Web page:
The colors: The setting is a weapons facility on a dirt colored world. If colorist Laura Martin doesn’t mix her palette well this book could be a dingy mess. However, Martin shows her skills deftly with sensational coloring. All of the elements that could be a coloring death trap are present on the first page, but Martin uses oranges and yellows in the laser fire and explosions to punch up the scenes. The bottom panel of Vader walking through the remains of a recent battle are brown and tan, but the focus, rightly, goes to Vader who is backlit by some clouds. Excellent job. Page 14 is the highlight of the book for Martin, who has a lot of explosions and highlights characters amazingly in all the destruction. It’s beautiful. Overall grade: A+

The letters: Dialogue, droid speak, alien unspeakables, Wookie roars, a yell, a computer’s warning, and Artoo’s beeps are done by Chris Eliopoulos. I’m not a fan of sounds or yells escaping beyond dialogue balloons unless they’re centered, and every time Chewie makes an utterance, his sound comes several letters before the balloon. Why is this done? It seems to denote he’s falling down a well. I would rather see the balloon extended to contain his speech, than have it look like a sloppy last minute job. I’m also still left hanging at the lack of sounds in this book. This is not Eliopoulos’s call, but I’m placing it here because he would insert them if he were allowed to. This book is a silent movie of action that dilutes the excitement down because of its continuing lack of sound effects. Ben Burtt has won Academy Awards for Sound and Sound Editing for Star Wars and Return of the Jedi, and this series disregards his achievements by ignoring his contributions. Shame on you, Marvel, for making this book mute. I mean, c’mon, not even the ominous sound of Vader igniting his lightsaber? For shame! Overall grade: D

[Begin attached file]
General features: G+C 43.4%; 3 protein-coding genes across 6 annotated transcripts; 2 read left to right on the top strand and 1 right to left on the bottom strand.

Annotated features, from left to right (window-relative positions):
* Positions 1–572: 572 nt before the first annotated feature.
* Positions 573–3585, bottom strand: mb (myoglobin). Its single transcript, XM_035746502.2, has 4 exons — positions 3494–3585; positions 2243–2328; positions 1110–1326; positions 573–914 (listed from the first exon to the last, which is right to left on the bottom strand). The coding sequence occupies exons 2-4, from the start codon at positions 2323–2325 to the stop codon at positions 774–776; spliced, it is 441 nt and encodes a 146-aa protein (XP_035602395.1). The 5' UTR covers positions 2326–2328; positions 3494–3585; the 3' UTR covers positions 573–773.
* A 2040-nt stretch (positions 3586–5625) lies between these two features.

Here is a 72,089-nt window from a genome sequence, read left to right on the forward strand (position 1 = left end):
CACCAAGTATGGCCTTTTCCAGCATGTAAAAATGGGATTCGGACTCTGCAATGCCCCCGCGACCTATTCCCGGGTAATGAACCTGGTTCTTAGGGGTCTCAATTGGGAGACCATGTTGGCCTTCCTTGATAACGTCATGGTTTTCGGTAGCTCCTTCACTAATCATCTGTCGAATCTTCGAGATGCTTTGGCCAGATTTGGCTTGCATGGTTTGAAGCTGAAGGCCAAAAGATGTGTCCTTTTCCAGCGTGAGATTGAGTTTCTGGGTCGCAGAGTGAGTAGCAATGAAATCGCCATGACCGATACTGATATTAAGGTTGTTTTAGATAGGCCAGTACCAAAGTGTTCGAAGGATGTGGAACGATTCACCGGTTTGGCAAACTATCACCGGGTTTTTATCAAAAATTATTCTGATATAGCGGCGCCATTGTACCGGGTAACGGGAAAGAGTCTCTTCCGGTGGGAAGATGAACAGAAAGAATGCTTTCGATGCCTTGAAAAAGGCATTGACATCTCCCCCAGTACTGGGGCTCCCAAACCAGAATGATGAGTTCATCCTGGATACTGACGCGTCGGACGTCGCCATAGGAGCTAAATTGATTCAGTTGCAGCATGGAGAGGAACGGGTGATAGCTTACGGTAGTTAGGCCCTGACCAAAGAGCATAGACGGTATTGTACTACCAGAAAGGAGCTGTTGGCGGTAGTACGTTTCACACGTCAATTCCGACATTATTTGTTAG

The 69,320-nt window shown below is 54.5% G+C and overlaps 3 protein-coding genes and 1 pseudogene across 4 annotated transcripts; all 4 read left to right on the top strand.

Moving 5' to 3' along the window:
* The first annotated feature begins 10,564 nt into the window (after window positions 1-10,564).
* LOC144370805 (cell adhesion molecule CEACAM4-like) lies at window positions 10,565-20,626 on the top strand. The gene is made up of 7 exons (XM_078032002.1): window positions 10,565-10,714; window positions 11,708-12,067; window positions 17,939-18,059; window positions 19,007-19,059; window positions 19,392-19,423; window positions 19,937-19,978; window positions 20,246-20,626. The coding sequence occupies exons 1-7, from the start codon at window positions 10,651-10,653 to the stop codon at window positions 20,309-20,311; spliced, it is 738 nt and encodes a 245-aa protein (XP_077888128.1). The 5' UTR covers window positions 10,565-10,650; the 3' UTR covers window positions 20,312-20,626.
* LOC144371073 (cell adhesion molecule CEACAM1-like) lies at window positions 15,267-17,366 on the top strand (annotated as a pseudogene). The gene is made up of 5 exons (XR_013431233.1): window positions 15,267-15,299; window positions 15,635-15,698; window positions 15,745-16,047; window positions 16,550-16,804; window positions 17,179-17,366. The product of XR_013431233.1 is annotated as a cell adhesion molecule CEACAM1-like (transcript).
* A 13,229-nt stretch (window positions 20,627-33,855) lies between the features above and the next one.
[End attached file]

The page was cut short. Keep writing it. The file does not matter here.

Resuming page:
The final line: Exciting action that shoots itself in the foot for going mute. Overall grade: B+

Patrick Hayes was a contributor to the Comic Buyer's Guide for several years with "It's Bound to Happen!" and he's reviewed comics for TrekWeb and TrekCore. He's taught 8th graders English for 20 years and has taught high school English for five years and counting. He reads everything as often as he can, when not grading papers or looking up Star Trek, Star Wars, or Indiana Jones items online.